What are planes of development?
Traditional education follows the idea that a child’s development follows a steady, upward path. Dr. Montessori had a different theory on how children are able to take in information; that it occurs in distinct upsurges referred to as planes of development.
Montessori’s methods were designed to take full advantage of each plane of development. She observed that children are beckoned by different activities and drawn to the development of new skills when given the proper opportunities.
What are the planes of development in Montessori?
It is a common misconception that there are only three planes of development. Many bloggers and researchers tend to leave out the final plane. (It is important to note that the human brain isn’t fully developed close to the age of 25 years.)
The first plane of development: Ages 0-6
This plane is the time of the absorbent mind. This plane of development is divided into two sub-planes and is marked by great physical and mental development.
Dr. Montessori understood that this is the period in life wherein kids are the most capable of taking in information. Children do this through their senses and their environment.
Language skills, motor skills, the imitation of social skills. and the development of their expectations of how the world works develop during this plane.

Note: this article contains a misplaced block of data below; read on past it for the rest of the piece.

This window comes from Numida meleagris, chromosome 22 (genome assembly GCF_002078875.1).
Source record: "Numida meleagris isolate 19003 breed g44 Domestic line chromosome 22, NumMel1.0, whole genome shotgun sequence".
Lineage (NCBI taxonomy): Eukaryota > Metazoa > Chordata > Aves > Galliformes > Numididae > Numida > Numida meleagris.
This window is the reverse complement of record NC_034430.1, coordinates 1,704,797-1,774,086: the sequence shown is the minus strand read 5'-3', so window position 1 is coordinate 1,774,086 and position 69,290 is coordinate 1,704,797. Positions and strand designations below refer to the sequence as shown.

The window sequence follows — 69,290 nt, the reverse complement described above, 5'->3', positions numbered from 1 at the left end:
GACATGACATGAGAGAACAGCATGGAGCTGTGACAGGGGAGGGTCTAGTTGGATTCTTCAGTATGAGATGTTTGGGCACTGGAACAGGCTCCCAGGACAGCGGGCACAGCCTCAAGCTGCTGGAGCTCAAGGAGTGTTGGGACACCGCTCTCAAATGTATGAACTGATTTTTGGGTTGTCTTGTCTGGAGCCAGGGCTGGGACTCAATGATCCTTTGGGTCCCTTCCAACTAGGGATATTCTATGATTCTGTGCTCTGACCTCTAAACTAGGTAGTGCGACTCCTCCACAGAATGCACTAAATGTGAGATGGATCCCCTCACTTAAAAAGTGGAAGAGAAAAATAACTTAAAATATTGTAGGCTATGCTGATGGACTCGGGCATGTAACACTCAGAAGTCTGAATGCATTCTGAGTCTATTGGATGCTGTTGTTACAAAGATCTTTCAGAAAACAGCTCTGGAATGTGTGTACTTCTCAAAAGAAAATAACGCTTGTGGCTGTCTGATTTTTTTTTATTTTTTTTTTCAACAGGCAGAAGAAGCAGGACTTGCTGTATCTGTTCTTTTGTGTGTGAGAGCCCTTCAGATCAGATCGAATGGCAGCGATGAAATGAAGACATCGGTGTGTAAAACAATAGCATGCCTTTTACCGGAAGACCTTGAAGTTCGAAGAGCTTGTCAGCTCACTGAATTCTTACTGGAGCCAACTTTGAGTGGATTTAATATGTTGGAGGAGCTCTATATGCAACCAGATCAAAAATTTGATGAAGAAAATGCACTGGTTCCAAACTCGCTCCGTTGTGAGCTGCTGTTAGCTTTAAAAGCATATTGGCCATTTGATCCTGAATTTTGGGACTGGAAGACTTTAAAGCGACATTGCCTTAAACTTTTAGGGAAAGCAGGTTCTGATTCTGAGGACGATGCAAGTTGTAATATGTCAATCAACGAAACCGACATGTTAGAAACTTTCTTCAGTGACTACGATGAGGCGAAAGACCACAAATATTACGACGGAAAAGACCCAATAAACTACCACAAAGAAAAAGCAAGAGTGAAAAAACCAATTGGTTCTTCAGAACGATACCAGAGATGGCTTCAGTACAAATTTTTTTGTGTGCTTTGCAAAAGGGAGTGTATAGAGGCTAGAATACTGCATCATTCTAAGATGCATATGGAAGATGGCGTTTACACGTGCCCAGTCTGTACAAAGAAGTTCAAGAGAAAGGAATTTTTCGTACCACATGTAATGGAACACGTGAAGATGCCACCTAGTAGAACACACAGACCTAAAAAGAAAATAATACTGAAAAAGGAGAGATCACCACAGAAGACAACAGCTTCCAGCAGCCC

The 0-3 sub-plane of development
During the first sub-plane of this stage, children take in information through the unconscious mind and the sub conscious mind. That is, children are not aware that they are learning. They are simply responding to their environment and sensory information.
Kids in this first sub-plane of the absorbent mind, though they may not be aware of the process of learning, are gathering information that is absorbed into their conscious mind.
Kids from 0-3 are easily distracted and pay close attention to the most minute details in their environment; anything that captures their interest. This is often mistaken as a child having a short attention span, but the fact is they are taking in information rapidly, and from many things at once.
Fine motor and gross motor skills and other experiences are stored in the subconscious mind at this age. This is why it is vital to provide a wide variety of sensory and motor experiences for the 0-3 child. You are setting the stage for their future learning.
The 3-6 sub-plane of development
This is the phase of conscious absorption. Children at this stage are developing awareness of their choices and have the desire to perform activities that give them personal satisfaction and help them develop skills that interest them.
This sub-plane of the absorbent mind is considered to be the most crucial to a child’s development. You have probably noticed an abundance of Montessori programs for this age group. This is a testament to the value of Montessori learning specifically at this age!
Teachers and Montessori homeschooling parents invest time in preparing an environment that allows children to experience things of their own interests, and at their own pace. Parents and teacher alike also take care to model the behavior they want the child to exhibit.